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Ohio gets a federal boost to help low-income students take AP tests
Former Ohio superintendent Delisle announces the grant
Story by BILL RICE

Low-income students will get help with the cost of AP exams.
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Ohio is among 40 states receiving a cut of more than $28 million in federal money to help low-income students pay for advanced placement exams. StateImpact Ohio’s Bill Rice reports.

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Students who take AP courses in high school earn college credit if they score well on the exam.  And that can reduce the time and expense of completing a college degree. 

Ohio will get nearly $350,000 this year to help defray the cost of the exams for low income families.

In a conference call, U.S. Assistant Education Secretary Debra Delisle – formerly the head of the Ohio Department of Education -- said the grants would likely defray all but about $18 of the cost of each test, which can run upwards of $100.  And Delisle said the department would work with states and localities to find ways to reduce that cost to families further.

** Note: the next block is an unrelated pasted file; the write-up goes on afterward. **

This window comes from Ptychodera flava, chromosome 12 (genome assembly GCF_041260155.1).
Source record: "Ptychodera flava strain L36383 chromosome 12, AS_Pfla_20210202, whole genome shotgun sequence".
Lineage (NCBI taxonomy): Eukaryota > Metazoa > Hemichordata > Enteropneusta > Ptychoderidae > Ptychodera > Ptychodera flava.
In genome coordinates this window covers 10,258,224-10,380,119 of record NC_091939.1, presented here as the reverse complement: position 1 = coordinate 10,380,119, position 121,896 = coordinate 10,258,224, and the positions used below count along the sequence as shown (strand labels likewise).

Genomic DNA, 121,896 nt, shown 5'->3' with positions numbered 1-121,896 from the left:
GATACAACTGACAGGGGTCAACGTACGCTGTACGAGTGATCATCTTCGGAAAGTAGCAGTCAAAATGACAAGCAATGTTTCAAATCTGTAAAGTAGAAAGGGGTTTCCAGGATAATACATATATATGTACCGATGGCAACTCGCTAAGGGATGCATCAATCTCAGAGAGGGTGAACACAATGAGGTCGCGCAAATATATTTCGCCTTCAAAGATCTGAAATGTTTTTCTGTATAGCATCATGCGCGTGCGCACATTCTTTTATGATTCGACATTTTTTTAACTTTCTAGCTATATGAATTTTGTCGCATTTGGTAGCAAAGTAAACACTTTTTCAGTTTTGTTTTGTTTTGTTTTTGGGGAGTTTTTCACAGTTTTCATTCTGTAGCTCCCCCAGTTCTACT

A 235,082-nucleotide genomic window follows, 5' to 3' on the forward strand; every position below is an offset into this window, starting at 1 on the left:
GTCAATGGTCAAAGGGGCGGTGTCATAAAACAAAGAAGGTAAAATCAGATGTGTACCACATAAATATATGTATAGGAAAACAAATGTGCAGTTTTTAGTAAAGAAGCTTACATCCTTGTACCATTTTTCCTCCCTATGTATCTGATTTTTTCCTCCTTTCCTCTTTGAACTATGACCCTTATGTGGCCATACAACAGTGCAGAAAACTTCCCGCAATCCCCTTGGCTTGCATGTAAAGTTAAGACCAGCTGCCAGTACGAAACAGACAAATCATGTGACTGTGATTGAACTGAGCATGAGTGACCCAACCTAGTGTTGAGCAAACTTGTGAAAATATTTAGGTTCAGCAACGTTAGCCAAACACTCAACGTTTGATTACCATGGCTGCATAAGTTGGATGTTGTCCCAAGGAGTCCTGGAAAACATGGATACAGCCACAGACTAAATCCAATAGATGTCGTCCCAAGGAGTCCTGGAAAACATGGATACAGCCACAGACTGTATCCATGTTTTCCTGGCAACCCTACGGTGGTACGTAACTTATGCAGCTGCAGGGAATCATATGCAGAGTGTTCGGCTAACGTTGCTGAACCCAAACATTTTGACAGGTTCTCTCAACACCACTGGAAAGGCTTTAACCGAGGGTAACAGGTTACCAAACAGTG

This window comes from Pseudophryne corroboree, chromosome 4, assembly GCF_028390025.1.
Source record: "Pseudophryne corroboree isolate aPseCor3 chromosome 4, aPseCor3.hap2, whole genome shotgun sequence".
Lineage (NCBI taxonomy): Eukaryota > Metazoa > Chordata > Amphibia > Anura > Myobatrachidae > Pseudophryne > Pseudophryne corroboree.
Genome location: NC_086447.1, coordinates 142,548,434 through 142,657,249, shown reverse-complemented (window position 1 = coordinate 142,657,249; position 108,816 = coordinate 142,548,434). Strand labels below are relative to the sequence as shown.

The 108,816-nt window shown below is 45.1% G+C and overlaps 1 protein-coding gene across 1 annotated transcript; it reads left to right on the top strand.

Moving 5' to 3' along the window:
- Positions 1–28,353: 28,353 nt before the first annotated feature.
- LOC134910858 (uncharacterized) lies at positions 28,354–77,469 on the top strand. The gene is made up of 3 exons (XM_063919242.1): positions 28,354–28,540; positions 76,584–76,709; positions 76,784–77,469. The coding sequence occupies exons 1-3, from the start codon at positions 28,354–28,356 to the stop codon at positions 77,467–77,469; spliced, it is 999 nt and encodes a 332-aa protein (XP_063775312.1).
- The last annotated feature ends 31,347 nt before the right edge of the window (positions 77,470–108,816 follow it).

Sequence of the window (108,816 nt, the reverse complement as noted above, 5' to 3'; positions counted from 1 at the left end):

“We know and recognize that that $18 is still a problem, and it is a significant challenge for some people deciding whether or not to pay for a test, or to have lunch or dinner the next day,” Delisle said.  “It’s really a critical one, and one that we don’t want our students face.”

Over 10 years, the number of kids each year from low-income families taking an AP exam rose nearly six-fold, from about 550 in 2003 to nearly 3,000 in 2013. 

The exams are administered each May. Those earning a three or higher out of five points can earn credit at any of Ohio’s public colleges or universities.

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